Snow Much Fun! 8 Places to Go Tubing & Sledding

a kid and father come racing down a snowy hill in a sled while snow tubing mt hood near portland Alanna Westfall

Bundle up in your warmest winter weather gear and head to these nearby snowy destinations with the kids

The outdoor fun doesn’t slow down when winter rolls around. Whether you’re craving a winter hike near Portland or seeking a full weekend getaway in the area, there are plenty of opportunities to get out and breathe the fresh, cold air.  Fortunately, it’s just a short drive away to Mt. Hood, where families with kids of all ages can enjoy snow tubing. But if you’re looking to stay closer to home, we’ve got hot spots to go sledding near Portland, too. So, grab your tube, sled, or snow disc and get ready to slide because we’ve put together an amazing list of all of the best places to ride.


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Snow Tubing: Mt. Hood Hot Spots

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1. Mt Hood—Skibowl

This is Portland’s favorite sledding destination and for good reason. There’s a lot to love, with specially designed tubes and well-groomed slopes. A conveyor lift makes the ride to the top of the hill almost as fun as the tube ride down. Plus, come back at night for Cosmic Tubing, where LED lights illuminate the slopes for even more downhill exhilaration.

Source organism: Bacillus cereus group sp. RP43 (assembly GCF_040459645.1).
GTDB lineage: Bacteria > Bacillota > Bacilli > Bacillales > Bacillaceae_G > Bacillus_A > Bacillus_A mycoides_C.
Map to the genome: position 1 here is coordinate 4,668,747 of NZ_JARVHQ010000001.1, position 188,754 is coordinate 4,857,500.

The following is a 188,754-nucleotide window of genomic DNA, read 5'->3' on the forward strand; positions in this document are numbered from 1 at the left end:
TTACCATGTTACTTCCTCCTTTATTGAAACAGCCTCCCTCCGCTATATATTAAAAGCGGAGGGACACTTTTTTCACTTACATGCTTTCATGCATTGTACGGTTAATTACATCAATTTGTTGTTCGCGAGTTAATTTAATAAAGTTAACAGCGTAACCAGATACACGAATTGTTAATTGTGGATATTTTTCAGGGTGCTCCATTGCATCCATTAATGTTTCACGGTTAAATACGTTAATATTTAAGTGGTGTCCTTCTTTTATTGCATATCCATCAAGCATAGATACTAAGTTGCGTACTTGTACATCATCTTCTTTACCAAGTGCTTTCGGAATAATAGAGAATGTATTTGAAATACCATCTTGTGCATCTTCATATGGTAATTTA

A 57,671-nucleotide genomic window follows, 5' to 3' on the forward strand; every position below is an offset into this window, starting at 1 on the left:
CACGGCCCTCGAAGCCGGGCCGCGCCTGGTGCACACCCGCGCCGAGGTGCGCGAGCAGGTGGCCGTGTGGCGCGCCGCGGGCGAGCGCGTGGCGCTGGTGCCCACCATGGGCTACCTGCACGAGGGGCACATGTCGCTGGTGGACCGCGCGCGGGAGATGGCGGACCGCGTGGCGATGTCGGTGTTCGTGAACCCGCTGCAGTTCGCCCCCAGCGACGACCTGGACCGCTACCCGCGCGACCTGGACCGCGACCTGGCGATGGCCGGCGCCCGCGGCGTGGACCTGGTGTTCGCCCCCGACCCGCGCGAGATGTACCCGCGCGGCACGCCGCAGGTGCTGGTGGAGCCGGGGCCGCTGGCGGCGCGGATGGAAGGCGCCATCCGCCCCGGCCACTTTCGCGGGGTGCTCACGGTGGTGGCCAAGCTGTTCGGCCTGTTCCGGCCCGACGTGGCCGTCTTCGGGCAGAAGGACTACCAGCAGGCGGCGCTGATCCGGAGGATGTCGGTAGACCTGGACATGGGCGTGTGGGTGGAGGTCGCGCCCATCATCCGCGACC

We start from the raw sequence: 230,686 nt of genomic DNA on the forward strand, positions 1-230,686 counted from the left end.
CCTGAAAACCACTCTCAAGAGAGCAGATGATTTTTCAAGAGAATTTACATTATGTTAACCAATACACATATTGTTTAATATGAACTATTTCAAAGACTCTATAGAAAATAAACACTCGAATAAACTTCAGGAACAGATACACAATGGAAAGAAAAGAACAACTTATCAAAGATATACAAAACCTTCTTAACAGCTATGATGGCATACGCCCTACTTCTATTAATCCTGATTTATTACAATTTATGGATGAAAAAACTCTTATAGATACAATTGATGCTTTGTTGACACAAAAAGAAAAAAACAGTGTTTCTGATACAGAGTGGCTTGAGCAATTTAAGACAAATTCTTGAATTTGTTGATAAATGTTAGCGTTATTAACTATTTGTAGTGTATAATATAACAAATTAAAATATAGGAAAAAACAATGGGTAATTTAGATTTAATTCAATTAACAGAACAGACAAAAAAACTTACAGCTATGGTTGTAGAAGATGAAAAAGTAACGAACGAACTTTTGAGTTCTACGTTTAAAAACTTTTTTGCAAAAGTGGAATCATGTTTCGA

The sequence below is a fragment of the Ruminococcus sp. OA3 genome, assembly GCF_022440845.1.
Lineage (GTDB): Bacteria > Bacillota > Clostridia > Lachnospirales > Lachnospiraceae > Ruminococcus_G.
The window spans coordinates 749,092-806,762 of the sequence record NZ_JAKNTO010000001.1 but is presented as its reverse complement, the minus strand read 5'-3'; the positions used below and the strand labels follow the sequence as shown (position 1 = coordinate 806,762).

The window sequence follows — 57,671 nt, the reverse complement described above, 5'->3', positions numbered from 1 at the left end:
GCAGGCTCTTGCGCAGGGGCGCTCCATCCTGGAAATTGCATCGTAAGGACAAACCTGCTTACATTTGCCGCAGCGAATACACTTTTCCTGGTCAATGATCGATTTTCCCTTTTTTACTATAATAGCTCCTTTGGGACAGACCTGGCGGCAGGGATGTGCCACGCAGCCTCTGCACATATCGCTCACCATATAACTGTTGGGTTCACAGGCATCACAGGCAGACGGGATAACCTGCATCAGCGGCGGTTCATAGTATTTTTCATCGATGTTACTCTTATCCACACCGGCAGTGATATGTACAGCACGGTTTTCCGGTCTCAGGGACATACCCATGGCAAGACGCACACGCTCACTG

Dates: Through April 2, 2023
Cost: Day Tubing is $30-$36/adult & $25-$31/kid; Cosmic Tubing is $35-$39/adult & $30-$34/kid

87000 US 26
Government Camp, OR
Online: skibowl.com

2. Cooper Spur Resort

For a great introduction to snow tubing, head to this resort for full-service fun. With a cozy lodge and snow tubes included with your tubing ticket, the whole family can enjoy a full day of frolicking in the snow. Kids under 42” should try out the Children’s Snow Carousel, a merry-go-round that pulls children around in the snow, while taller kids can head out to the hills. When your crew is tuckered out, take a break in the lodge with a mug of hot cocoa. Be sure to leave personal sleds and snow discs behind—they aren’t allowed on the hills—and check the website for weather conditions that might temporarily close tubing lanes.

Dates & Times: Sat. & Sun., Dec. 17, 2022-March 5, 2023; 9 a.m.-4 p.m.
Cost: $39-$49/adults; $29-$39/kids, 7-14; Free, kids 6 & under

10755 Cooper Spur Rd.
Mount Hood, OR
Online: cooperspur.com

3. Mt Hood—Snow Bunny & Summit Pass (formerly Summit Ski Area)

Since 1927, the Summit Pass area in Government Camp has been providing consistent, family-oriented fun for both beginners and more experienced winter-sport aficionados. Pick up an all-day pass for the dedicated tubing hill, which includes the use of a snow tube, and enjoy a full day of fun. Or, take a short drive east to Snow Bunny, which also offers tubing on weekends and holidays. It’s a little smaller than Summit so it’s a good option for younger kids. Call ahead for conditions.

Dates & Times: Opens Dec. 16; 9 a.m.-4 p.m.
Cost: $27/person

90255 Government Camp Loop
Hwy. 26 at Government Camp
Online: timberlinelodge.com

Related: 9 Easy Weekend Getaways Your Family Needs This Winter

 

Take the Kids Sledding near Portland When the Snow Flies